• jwz says:

      Remember that the robot does come equipped with a minimum wage monkey-in-a-can as a helper for these situations. (Not an actual Trunk Monkey, sadly.)

      I was thinking of this, instead:

      Which I am surprised to discover, Amazon does not sell. They do sell captrops, though.

      • Emma H says:

        Sadly, the places that sell those will only ship to cops.

        • Craig says:

          Looks pretty easy to make. Flat bar, a metal cutting bandsaw, a drill press, a few bolts, nails and epoxy and you have your own personal spike strip. Not that I'd condone anyone putting one of these into use to trap a murderbot.

          • flodadolf says:

            You're on the right track.

            But the best road spikes are hollow, so when they inevitably break off they hopefully become embedded in the tire and ensure rapid deflation by providing a sure path through which air may flow.

            And that said: Hollow metal caltrops are not hard to make at home with fairly basic tools like a saw, a grinder, and a welder.

        • Adam says:

          Alibaba sell them in varying levels of quality between $70 and $230 plus a hefty shipping charge from China. Lots of reasons not to buy there, but it's an option for the very enthusiastic.

      • Anon says:

        I knew I should have done something with areadenialdevices.com

      • Chris says:

        Nice to see the suggestion for a heavy-duty tire repair kit included in the search results for caltrops. I wonder who buys these.

        If I lived in SF, I don't know that I could resist the temptation to pull up behind it and also start making the three point turns, but I'm a bit bad at those, we all may be there a while. Unfortunate.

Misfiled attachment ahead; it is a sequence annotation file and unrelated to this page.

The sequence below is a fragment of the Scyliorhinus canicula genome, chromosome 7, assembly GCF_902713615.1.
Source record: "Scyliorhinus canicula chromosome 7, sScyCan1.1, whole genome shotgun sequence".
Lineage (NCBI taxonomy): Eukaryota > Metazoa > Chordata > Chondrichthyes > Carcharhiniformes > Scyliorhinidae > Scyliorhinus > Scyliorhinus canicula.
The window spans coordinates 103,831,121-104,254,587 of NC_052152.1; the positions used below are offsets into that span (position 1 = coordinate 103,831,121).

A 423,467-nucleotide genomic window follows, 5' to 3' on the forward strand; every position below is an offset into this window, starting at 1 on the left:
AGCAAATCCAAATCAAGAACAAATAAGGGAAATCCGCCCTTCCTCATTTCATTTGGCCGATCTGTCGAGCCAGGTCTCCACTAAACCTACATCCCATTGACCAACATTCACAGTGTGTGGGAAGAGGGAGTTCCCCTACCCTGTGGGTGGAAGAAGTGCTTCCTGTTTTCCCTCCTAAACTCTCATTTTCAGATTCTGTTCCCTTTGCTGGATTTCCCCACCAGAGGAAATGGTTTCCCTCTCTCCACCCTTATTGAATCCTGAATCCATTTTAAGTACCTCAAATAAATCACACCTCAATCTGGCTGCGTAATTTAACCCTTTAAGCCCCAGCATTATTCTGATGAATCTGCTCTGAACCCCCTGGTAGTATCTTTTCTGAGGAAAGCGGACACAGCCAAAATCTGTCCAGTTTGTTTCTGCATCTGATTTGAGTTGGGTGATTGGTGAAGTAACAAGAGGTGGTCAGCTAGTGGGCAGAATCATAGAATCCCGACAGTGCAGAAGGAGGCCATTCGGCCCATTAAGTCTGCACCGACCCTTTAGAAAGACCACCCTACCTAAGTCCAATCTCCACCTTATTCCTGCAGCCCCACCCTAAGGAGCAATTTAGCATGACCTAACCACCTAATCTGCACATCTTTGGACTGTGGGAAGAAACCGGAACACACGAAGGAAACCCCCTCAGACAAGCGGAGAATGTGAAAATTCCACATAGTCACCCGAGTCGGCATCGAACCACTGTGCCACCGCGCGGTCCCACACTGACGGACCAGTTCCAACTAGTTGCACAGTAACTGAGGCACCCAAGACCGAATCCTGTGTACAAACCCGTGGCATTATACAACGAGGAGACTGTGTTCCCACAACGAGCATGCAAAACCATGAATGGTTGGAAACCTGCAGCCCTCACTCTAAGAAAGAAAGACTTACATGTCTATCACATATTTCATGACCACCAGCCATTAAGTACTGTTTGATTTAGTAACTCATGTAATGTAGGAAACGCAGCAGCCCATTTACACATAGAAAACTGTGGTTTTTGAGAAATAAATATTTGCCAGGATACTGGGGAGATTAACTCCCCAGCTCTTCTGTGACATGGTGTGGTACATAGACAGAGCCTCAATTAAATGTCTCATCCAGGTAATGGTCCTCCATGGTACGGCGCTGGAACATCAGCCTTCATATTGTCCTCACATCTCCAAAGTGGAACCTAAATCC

• Jeff Bell says:

          The word Caltrops always sounds like it should be a state agency.

          California Transportation Operations center. Or some such.

  5. nooj says:

    Soon the basic multi-point turn won't be enough, and they'll want to add augmentation to the training run. Let's see how bananas this road can get!

  6. Joseph Shelby says:

    There could be another factor involved - the road databases sometimes don't allow for left turns.

    There's a doctor's office I go to in Reston, VA (outside DC). I drive in from the west, and it is an easy left-turn in from that main road.

    And most of the map systems, including Apple, Mapquest, and Google, won't let me left turn there. ALL of them tell me to pass it and u-turn, or stay on another road to left-turn onto the road in question so I can right-turn into the office's parking lot.

    These systems are all working off of vector map systems given to them by the states and the counties, and they often have mistakes in them, like saying there is a divider in the road so you can't turn left.

    So it may not be the fault of the car software so much as the supplier of the map data that is telling them that where they were supposed to go, they can't get to by the obvious (to us with eyes and brains) route.

    • Joseph Shelby says:

      That said, this is still the kind of data that software is going to use to kill us all, so there we are. Not disagreeing with the last line at all.